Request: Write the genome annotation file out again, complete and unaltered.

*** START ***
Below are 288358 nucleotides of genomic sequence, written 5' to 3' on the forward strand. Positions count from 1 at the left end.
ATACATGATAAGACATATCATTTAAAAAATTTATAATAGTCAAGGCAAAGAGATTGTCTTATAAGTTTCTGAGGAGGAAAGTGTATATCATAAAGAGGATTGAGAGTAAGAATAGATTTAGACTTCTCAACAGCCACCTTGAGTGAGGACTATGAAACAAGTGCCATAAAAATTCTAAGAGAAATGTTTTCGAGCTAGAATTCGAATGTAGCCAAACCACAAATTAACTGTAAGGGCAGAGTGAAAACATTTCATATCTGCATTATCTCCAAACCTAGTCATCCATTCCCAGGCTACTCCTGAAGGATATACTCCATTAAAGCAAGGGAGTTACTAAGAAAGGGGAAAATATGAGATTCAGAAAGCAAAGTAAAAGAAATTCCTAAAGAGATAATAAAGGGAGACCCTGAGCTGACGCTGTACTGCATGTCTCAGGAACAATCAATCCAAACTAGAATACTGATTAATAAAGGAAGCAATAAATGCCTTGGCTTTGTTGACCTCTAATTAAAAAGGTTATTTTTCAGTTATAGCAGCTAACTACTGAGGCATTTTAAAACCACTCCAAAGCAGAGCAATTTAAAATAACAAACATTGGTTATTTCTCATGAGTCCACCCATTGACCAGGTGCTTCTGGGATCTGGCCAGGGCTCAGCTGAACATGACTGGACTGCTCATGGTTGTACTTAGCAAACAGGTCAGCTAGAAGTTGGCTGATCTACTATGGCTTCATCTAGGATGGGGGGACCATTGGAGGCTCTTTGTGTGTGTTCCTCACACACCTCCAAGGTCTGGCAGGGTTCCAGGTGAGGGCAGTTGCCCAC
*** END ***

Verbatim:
Below are 288358 nucleotides of genomic sequence, written 5' to 3' on the forward strand. Positions count from 1 at the left end.
ATACATGATAAGACATATCATTTAAAAAATTTATAATAGTCAAGGCAAAGAGATTGTCTTATAAGTTTCTGAGGAGGAAAGTGTATATCATAAAGAGGATTGAGAGTAAGAATAGATTTAGACTTCTCAACAGCCACCTTGAGTGAGGACTATGAAACAAGTGCCATAAAAATTCTAAGAGAAATGTTTTCGAGCTAGAATTCGAATGTAGCCAAACCACAAATTAACTGTAAGGGCAGAGTGAAAACATTTCATATCTGCATTATCTCCAAACCTAGTCATCCATTCCCAGGCTACTCCTGAAGGATATACTCCATTAAAGCAAGGGAGTTACTAAGAAAGGGGAAAATATGAGATTCAGAAAGCAAAGTAAAAGAAATTCCTAAAGAGATAATAAAGGGAGACCCTGAGCTGACGCTGTACTGCATGTCTCAGGAACAATCAATCCAAACTAGAATACTGATTAATAAAGGAAGCAATAAATGCCTTGGCTTTGTTGACCTCTAATTAAAAAGGTTATTTTTCAGTTATAGCAGCTAACTACTGAGGCATTTTAAAACCACTCCAAAGCAGAGCAATTTAAAATAACAAACATTGGTTATTTCTCATGAGTCCACCCATTGACCAGGTGCTTCTGGGATCTGGCCAGGGCTCAGCTGAACATGACTGGACTGCTCATGGTTGTACTTAGCAAACAGGTCAGCTAGAAGTTGGCTGATCTACTATGGCTTCATCTAGGATGGGGGGACCATTGGAGGCTCTTTGTGTGTGTTCCTCACACACCTCCAAGGTCTGGCAGGGTTCCAGGTGAGGGCAGTTGCCCAC